During Thailand’s political crisis in 2013-14, US Secretary of State John Kerry was a frequent commentator. After violence occurred in February, Kerry declared: “Violence is not an acceptable means of resolving political differences. We are also concerned by the employment of other tactics that undermine Thailand’s democratic values and processes.”
In the wake of the 2014 military coup, Kerry again did not mince words. “I am disappointed by the decision of the Thai military to suspend the constitution and take control of the government after a long period of political turmoil,” he said, “and there is no justification for this military coup.”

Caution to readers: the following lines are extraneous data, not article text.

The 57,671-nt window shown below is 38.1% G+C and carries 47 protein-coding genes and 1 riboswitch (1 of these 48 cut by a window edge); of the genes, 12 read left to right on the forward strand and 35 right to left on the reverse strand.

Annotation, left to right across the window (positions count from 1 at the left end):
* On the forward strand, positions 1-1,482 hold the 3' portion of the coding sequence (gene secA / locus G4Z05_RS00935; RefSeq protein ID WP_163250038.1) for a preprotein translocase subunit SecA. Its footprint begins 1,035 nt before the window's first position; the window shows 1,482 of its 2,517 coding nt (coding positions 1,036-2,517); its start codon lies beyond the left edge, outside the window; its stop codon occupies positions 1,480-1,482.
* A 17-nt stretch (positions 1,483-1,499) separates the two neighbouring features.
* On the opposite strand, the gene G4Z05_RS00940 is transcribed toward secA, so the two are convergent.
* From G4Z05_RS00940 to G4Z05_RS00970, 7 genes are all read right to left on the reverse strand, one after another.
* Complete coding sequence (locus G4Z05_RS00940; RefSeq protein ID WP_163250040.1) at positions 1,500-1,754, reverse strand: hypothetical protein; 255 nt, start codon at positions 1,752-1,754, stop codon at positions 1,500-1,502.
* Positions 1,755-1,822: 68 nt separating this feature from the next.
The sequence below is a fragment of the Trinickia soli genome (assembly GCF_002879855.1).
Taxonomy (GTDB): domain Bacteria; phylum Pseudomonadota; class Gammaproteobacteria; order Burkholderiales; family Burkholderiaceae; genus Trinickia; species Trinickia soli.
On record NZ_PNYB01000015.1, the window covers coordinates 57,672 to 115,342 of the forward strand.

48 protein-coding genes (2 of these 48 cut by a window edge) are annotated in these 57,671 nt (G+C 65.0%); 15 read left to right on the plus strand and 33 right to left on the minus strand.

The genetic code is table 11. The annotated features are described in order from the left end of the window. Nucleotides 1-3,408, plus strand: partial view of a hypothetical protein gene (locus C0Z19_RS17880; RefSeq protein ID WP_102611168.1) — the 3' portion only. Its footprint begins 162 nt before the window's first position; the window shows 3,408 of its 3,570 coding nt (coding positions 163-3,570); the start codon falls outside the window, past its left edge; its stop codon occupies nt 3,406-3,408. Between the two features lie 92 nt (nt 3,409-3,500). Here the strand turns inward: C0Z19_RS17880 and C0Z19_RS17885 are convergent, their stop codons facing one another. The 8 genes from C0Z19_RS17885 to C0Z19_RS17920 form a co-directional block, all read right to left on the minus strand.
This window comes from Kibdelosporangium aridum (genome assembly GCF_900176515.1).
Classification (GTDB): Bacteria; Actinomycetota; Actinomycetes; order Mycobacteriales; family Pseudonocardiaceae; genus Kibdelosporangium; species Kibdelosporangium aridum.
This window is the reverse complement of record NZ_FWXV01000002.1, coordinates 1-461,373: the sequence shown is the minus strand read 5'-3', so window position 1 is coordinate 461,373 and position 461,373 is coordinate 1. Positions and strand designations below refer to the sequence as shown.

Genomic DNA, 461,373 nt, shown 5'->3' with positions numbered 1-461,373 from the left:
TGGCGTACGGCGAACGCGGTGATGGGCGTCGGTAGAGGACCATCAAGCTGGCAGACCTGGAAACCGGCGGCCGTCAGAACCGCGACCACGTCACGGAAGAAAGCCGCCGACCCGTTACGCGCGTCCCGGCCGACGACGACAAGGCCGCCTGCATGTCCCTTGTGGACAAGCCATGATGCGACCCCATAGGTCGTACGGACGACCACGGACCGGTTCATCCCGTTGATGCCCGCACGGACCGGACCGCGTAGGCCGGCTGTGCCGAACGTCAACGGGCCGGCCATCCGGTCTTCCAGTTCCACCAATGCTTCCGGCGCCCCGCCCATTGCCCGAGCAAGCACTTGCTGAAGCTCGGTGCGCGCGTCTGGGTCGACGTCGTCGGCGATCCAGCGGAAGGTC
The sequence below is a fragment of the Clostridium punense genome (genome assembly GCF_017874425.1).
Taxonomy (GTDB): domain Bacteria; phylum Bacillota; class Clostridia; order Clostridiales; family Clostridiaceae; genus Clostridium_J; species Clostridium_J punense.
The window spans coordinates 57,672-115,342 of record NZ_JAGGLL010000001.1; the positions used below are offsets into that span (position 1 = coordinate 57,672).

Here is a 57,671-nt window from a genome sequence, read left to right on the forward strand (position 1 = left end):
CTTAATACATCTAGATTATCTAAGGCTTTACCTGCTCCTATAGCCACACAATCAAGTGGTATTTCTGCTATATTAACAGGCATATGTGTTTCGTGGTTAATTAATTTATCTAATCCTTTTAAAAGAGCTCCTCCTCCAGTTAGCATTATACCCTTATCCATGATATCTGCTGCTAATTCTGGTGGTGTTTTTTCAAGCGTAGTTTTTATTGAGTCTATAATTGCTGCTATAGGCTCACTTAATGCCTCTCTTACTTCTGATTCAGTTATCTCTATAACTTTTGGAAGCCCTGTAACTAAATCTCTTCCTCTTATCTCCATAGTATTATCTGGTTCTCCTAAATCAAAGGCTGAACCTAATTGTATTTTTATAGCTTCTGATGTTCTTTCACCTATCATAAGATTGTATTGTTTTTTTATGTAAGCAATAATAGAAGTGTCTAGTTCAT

And so it was with a little surreality to read, a little under seven years later, a tweet (later deleted) from a spokesman at Thailand’s Ministry of Foreign Affairs: “I am saddened by the violence and the fatality that took place on the Capitol Hill today. I expect that law and order will prevail and the democratic transfer of power will proceed as expected.”
Words typically reserved for American diplomats counseling calm in developing countries have had to be used in reference to the United States itself.
That is stunning, to put it lightly.